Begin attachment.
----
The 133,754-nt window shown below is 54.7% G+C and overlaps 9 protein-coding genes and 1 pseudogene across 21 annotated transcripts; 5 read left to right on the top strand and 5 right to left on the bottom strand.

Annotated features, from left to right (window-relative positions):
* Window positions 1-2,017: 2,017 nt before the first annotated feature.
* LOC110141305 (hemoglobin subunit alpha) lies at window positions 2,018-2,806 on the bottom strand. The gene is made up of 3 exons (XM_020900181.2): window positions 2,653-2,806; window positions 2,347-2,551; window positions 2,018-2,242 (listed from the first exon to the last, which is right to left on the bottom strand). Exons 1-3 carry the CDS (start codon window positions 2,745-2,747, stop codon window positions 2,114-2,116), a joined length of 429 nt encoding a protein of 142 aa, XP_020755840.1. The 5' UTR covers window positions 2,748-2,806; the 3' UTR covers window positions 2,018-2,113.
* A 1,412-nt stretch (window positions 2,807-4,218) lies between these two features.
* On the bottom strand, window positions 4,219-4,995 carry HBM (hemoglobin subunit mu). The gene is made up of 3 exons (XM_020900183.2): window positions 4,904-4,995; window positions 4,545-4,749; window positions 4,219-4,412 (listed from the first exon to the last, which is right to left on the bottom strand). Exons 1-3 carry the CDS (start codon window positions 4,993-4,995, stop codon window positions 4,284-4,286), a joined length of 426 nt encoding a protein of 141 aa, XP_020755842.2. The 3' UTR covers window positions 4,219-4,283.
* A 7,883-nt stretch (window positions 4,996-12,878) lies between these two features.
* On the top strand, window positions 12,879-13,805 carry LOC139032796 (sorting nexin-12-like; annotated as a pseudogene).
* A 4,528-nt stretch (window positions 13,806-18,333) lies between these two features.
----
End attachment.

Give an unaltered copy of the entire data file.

The 133,754-nt window shown below is 54.7% G+C and overlaps 9 protein-coding genes and 1 pseudogene across 21 annotated transcripts; 5 read left to right on the top strand and 5 right to left on the bottom strand.

Annotated features, from left to right (window-relative positions):
* Window positions 1-2,017: 2,017 nt before the first annotated feature.
* LOC110141305 (hemoglobin subunit alpha) lies at window positions 2,018-2,806 on the bottom strand. The gene is made up of 3 exons (XM_020900181.2): window positions 2,653-2,806; window positions 2,347-2,551; window positions 2,018-2,242 (listed from the first exon to the last, which is right to left on the bottom strand). Exons 1-3 carry the CDS (start codon window positions 2,745-2,747, stop codon window positions 2,114-2,116), a joined length of 429 nt encoding a protein of 142 aa, XP_020755840.1. The 5' UTR covers window positions 2,748-2,806; the 3' UTR covers window positions 2,018-2,113.
* A 1,412-nt stretch (window positions 2,807-4,218) lies between these two features.
* On the bottom strand, window positions 4,219-4,995 carry HBM (hemoglobin subunit mu). The gene is made up of 3 exons (XM_020900183.2): window positions 4,904-4,995; window positions 4,545-4,749; window positions 4,219-4,412 (listed from the first exon to the last, which is right to left on the bottom strand). Exons 1-3 carry the CDS (start codon window positions 4,993-4,995, stop codon window positions 4,284-4,286), a joined length of 426 nt encoding a protein of 141 aa, XP_020755842.2. The 3' UTR covers window positions 4,219-4,283.
* A 7,883-nt stretch (window positions 4,996-12,878) lies between these two features.
* On the top strand, window positions 12,879-13,805 carry LOC139032796 (sorting nexin-12-like; annotated as a pseudogene).
* A 4,528-nt stretch (window positions 13,806-18,333) lies between these two features.